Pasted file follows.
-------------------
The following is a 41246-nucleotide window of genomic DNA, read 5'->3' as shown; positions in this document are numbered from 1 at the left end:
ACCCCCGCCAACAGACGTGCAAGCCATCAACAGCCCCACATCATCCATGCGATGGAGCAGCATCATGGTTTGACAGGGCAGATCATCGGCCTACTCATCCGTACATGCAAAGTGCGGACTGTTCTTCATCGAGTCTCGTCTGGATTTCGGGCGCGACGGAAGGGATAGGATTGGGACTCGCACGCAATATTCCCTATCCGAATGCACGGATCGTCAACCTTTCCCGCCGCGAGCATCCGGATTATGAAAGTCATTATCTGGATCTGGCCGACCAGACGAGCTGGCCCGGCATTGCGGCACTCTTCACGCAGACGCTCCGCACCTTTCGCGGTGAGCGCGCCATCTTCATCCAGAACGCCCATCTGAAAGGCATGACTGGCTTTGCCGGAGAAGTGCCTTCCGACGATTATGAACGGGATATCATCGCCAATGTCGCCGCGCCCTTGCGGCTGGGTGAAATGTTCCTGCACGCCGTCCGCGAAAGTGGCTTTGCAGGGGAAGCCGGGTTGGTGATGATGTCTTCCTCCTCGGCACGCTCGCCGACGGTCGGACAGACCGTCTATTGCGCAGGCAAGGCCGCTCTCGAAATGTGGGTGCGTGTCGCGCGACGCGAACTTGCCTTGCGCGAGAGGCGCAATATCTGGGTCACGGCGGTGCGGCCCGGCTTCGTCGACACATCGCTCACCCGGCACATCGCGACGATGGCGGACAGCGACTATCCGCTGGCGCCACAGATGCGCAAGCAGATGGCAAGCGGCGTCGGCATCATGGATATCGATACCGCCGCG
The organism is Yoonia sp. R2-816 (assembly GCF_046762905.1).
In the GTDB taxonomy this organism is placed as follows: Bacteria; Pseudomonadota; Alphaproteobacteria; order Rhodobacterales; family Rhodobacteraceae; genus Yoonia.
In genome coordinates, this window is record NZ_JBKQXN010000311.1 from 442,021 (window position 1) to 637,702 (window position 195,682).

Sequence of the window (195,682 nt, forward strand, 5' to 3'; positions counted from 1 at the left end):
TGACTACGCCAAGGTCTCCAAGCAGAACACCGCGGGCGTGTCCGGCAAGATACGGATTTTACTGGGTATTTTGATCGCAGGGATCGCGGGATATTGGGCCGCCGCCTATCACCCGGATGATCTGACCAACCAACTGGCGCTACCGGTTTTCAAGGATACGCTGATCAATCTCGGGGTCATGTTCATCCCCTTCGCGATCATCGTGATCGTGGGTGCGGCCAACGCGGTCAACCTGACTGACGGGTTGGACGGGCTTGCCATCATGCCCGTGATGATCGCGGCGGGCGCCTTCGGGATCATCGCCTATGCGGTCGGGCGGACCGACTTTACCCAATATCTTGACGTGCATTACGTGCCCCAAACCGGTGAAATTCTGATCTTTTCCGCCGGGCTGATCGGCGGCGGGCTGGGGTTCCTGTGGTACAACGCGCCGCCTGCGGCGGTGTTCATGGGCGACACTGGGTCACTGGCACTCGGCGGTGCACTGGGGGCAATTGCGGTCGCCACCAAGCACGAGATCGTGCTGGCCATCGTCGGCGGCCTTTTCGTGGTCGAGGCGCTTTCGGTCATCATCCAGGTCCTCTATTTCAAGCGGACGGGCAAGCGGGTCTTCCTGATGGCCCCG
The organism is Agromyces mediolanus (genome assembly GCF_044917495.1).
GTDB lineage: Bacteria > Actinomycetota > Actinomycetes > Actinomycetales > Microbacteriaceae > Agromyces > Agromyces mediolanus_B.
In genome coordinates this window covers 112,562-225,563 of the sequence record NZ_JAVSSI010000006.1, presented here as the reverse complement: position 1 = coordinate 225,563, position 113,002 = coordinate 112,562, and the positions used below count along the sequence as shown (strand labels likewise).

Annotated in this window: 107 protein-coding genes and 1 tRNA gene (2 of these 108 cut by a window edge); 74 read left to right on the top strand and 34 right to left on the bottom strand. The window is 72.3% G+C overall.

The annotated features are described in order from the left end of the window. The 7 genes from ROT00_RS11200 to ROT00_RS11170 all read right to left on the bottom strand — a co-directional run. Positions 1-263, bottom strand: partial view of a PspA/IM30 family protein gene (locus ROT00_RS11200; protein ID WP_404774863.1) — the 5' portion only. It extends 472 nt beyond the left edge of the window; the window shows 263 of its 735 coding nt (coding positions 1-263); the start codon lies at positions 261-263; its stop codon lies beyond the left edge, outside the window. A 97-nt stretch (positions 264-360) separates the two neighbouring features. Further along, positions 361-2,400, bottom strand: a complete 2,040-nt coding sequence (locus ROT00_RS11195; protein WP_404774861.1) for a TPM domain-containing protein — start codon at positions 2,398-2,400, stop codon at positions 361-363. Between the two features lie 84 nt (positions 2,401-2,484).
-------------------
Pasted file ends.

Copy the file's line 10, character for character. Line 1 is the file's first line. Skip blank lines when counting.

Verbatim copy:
In genome coordinates this window covers 112,562-225,563 of the sequence record NZ_JAVSSI010000006.1, presented here as the reverse complement: position 1 = coordinate 225,563, position 113,002 = coordinate 112,562, and the positions used below count along the sequence as shown (strand labels likewise).